Before joining the Digital Civics research initiative at Open Lab, I worked in a range of settings across social work and adult social care. Working alongside carers, older adults, disabled people and people living with dementia shaped my research interests. Valuing relational models of social care, aligned with a parallel interest in inclusive, inter-generational activities and participation, I recognise the potential of citizens to enrich formal and informal care networks in creative ways.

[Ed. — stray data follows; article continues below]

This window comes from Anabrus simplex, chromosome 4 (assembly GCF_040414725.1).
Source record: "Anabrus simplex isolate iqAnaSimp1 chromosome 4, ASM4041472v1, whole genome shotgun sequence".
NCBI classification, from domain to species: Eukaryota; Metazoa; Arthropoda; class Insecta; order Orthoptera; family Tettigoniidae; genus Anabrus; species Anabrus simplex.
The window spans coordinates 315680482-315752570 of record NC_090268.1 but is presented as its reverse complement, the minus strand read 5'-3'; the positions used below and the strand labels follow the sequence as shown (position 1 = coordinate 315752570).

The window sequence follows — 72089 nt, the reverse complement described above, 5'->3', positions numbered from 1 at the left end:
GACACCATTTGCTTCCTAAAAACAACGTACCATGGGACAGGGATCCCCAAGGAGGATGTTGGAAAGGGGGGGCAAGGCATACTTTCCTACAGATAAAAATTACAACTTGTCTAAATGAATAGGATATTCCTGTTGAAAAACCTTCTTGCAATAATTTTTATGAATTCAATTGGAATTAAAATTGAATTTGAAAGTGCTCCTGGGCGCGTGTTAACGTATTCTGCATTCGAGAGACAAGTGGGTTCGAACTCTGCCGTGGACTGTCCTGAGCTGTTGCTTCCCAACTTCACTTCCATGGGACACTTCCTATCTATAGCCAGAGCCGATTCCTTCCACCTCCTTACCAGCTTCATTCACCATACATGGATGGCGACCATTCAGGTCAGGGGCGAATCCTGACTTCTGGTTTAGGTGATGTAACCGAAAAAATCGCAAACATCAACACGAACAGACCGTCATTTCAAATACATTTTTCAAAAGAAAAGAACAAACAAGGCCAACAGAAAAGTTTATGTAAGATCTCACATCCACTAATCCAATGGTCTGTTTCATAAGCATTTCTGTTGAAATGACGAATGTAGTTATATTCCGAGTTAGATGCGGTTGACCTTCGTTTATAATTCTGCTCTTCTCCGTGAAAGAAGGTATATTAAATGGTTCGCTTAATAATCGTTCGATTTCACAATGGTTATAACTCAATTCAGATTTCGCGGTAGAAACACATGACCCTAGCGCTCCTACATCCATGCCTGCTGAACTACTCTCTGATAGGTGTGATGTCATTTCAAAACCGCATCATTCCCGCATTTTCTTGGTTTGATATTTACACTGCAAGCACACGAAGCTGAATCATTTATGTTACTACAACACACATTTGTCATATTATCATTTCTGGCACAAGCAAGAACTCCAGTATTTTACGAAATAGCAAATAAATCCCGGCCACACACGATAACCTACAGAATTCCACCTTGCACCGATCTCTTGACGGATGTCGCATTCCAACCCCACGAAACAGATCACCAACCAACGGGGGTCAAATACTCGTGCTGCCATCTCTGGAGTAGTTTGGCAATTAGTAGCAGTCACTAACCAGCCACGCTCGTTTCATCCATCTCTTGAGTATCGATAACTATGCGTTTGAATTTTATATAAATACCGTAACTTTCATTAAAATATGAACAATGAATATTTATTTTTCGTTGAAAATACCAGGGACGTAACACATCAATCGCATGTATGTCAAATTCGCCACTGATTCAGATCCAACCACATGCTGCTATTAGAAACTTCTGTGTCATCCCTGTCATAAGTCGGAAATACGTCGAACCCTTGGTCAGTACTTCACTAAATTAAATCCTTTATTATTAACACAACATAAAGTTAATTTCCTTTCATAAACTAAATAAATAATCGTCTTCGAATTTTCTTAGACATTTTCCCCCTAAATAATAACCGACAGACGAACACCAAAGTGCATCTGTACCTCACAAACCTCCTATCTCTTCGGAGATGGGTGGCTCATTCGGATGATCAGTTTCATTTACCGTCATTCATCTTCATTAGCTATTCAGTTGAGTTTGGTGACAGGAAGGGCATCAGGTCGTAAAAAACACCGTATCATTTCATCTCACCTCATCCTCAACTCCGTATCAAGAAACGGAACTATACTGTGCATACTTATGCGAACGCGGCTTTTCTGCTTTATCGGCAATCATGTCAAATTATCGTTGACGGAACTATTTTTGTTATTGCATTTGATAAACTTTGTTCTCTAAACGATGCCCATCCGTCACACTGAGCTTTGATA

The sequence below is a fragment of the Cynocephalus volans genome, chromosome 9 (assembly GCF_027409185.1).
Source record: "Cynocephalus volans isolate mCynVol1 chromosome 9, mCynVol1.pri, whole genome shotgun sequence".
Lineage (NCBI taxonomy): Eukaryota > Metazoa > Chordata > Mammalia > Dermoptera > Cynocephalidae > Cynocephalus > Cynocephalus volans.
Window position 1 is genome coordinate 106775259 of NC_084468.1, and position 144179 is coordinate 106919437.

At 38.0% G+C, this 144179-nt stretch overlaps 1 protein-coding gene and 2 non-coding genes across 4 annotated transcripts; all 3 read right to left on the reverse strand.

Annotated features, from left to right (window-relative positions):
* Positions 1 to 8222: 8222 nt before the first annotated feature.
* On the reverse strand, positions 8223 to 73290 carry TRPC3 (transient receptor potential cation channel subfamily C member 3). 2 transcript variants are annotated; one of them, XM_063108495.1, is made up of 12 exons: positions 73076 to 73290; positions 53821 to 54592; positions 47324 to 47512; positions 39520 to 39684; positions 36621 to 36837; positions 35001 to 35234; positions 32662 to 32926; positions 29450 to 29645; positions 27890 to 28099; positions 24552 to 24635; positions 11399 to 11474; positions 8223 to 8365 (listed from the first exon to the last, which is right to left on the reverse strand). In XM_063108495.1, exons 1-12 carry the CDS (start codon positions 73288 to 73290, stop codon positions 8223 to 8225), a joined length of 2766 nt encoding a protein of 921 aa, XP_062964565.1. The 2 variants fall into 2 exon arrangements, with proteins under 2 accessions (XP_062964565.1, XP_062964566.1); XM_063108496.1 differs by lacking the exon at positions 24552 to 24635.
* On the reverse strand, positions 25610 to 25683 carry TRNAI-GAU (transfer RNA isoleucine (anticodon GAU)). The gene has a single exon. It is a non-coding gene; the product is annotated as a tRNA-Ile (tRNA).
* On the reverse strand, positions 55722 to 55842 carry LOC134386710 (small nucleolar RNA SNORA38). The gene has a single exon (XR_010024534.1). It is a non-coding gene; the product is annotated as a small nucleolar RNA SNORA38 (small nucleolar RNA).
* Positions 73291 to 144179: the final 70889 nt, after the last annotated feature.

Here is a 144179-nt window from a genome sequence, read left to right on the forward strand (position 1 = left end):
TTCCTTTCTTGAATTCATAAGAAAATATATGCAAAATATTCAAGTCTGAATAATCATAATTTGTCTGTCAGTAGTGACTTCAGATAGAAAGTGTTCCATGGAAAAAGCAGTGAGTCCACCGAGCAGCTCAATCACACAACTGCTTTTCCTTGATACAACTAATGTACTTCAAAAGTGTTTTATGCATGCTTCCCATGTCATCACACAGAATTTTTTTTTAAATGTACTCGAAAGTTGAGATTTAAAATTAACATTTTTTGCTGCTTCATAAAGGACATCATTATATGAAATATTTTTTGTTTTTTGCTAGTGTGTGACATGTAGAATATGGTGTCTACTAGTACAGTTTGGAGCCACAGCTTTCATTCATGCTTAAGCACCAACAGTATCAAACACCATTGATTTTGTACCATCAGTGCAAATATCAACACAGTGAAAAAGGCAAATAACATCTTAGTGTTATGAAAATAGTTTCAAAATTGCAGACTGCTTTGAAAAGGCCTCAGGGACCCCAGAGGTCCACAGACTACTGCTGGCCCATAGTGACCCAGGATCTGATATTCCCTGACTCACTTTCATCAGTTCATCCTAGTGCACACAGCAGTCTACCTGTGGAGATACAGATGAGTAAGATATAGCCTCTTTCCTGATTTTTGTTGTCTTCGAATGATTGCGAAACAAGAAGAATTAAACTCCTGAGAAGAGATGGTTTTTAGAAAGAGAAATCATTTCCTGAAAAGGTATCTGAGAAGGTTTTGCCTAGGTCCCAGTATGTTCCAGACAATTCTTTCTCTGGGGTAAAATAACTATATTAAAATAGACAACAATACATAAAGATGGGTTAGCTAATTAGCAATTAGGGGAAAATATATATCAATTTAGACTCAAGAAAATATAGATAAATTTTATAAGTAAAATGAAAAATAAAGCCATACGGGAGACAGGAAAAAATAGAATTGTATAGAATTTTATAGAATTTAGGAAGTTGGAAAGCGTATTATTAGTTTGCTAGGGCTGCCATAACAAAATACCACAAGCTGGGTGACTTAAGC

A core focus is considering how digital technologies can complement existing support provision or contribute to developing innovative citizen-led approaches to address social care issues. Exploring how people who self-direct support can harness their skills, exchange knowledge and share resources to improve access and participation in community life, experience has shown it is not always necessary to ‘reinvent the wheel’. Underpinned by a focus on strengths, I hold the perspective that people who use support services, their carers and those who receive personalised funding to organise care, can share pivotal knowledge about what matters most to them in daily life. Devising flexible, adaptive responses to social care priorities while creating space for citizens to influence support arrangements and connect with peers is vital at a time when formal capacity and resources supporting people in their communities are under pressure.